B. Procedural History

         On February 12, 2016, Relator filed the Complaint, on behalf of herself, the United States of America, and the State of Hawaii. ECF No. 1. Relator alleges: (Count I) Violation of the Federal False Claims Act, 31 U.S.C. § 3729(a)(1)(A); (Count II) Violation of the Federal False Claims Act, 31 U.S.C. § 3729(a)(1)(B); (Count III) Conspiracy to Violate the Federal False Claims Act, 31 U.S.C. § 3729(a)(1)(C); (Count IV) Violation of the State False Claims Act, HRS § 661-21(1); (Count V) Violation of the State False Claims Act, HRS § 661-21(2); and (Count VI) Conspiracy to Violate the State False Claims Act, HRS § 661-21(8). Id. The Complaint was unsealed by order of the court on April 16, 2018 (order signed on April 13, 2018). ECF No. 31. Defendants filed their Motion to Dismiss on June 18, 2018, ECF No. 38; Relator filed her Opposition on August 20, 2018, ECF No. 49; and Defendants filed their Reply on August 27, 2018, ECF No. 50. A hearing was held on September 10, 2018.

         III. STANDARD OF REVIEW

         Federal Rule of Civil Procedure 12(b)(6) permits a motion to dismiss for “failure to state a claim upon which relief can be granted.” A Rule 12(b)(6) dismissal is proper when there is either a “lack of a cognizable legal theory or the absence of sufficient facts alleged.” UMG Recordings, Inc. v. Shelter Capital Partners, LLC, 718 F.3d 1006, 1014 (9th Cir. 2013) (quoting Balistreri v. Pacifica Police Dep't, 901 F.2d 696, 699 (9th Cir. 1990)).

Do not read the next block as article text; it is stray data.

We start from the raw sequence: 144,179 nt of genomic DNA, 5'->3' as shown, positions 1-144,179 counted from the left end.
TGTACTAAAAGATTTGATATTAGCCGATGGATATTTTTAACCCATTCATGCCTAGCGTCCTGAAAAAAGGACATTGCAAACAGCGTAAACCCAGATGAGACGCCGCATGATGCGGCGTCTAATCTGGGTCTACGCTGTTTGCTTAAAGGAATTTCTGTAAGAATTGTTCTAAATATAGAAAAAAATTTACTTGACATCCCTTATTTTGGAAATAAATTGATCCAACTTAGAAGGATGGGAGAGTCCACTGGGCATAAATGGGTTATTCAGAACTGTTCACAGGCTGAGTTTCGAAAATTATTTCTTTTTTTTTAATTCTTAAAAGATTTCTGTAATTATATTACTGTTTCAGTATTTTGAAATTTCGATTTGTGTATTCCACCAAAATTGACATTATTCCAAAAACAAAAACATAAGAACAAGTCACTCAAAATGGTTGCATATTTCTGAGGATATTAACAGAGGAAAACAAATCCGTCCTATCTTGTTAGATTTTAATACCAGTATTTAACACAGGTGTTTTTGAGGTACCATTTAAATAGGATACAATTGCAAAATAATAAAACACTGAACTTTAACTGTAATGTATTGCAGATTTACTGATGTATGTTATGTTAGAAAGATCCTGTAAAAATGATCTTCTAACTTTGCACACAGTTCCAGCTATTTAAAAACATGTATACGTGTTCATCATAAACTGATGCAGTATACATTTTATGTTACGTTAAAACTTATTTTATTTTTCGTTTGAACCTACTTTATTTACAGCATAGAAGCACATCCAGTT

“To survive a motion to dismiss, a complaint must contain sufficient factual matter, accepted as true, to ‘state a claim to relief that is plausible on its face.'” Ashcroft v. Iqbal, 556 U.S. 662, 678 (2009) (quoting Bell Atlantic Corp. v. Twombly, 550 U.S. 544, 570 (2007)); see also Weber v. Dep't of Veterans Affairs, 521 F.3d 1061, 1065 (9th Cir. 2008). This tenet - that the court must accept as true all of the allegations contained in the complaint - “is inapplicable to legal conclusions, ” and “[t]hreadbare recitals of the elements of a cause of action, supported by mere conclusory statements, do not suffice.” Iqbal, 556 U.S. at 678 (citing Twombly, 550 U.S. at 555). Rather, “[a] claim has facial plausibility when the plaintiff pleads factual content that allows the court to draw the reasonable inference that the defendant is liable for the misconduct alleged.” Id. (citing Twombly, 550 U.S. at 556). Factual allegations that only permit the court to infer “the mere possibility of misconduct” do not show that the pleader is entitled to relief. Id. at 679.

         IV. DISCUSSION

         Defendants argue that Counts I, II, IV, and V fail to allege fraud with particularity under Federal Rule of Civil Procedure 9(b). The court disagrees. Defendants also argue that Counts III and VI fail to allege conspiracy between two or more legally independent parties, and Relator concedes the issue. Accordingly, the Motion is GRANTED in part and DENIED in part.

         A. Counts Alleging Fraud ...